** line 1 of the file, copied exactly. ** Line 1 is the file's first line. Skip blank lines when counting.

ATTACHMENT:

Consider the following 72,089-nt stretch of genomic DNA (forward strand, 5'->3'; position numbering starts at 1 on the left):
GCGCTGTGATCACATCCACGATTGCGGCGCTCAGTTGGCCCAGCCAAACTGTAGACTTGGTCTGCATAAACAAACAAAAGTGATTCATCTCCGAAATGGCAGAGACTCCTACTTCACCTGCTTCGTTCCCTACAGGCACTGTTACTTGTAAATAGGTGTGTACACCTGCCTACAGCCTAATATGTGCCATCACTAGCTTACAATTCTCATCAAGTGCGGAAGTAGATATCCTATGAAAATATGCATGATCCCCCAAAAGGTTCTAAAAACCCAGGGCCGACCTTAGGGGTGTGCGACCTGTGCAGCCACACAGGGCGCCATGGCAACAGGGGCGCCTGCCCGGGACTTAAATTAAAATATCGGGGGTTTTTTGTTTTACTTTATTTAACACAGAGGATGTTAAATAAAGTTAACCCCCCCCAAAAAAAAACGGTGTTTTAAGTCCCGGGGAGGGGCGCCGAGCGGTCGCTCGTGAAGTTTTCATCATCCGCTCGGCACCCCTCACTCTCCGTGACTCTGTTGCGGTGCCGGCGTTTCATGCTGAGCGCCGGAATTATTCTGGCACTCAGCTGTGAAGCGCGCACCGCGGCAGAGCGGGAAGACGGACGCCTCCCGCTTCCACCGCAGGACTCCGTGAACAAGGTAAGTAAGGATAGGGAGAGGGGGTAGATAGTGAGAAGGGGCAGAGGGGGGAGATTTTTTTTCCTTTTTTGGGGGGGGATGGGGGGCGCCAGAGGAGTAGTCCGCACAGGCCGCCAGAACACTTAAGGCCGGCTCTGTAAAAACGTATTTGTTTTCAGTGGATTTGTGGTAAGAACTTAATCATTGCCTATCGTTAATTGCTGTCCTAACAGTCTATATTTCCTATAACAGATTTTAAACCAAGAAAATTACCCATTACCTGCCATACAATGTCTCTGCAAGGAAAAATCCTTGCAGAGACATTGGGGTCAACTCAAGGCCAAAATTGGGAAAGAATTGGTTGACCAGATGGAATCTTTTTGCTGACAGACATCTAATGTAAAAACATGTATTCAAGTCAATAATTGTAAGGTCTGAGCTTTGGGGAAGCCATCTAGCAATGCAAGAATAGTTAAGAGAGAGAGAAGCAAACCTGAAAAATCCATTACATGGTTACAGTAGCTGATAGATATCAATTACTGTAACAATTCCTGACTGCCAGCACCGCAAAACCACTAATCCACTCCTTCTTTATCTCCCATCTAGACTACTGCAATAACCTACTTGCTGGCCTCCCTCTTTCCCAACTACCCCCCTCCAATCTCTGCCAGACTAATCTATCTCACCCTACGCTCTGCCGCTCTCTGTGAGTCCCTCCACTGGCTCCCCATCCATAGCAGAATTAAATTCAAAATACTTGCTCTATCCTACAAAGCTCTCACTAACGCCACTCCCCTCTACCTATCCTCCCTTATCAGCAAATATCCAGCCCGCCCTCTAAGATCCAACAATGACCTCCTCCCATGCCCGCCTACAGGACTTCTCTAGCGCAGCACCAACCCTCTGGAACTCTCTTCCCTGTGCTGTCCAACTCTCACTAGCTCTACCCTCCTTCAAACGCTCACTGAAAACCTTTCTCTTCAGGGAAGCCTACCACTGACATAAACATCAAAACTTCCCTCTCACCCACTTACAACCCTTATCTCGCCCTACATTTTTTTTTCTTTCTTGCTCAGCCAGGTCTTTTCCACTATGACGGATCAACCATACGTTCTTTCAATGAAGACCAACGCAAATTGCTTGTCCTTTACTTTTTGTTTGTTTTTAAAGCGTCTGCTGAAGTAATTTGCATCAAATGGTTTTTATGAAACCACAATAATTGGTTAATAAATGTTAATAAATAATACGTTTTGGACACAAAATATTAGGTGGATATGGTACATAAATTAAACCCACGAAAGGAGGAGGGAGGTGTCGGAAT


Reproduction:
Consider the following 72,089-nt stretch of genomic DNA (forward strand, 5'->3'; position numbering starts at 1 on the left):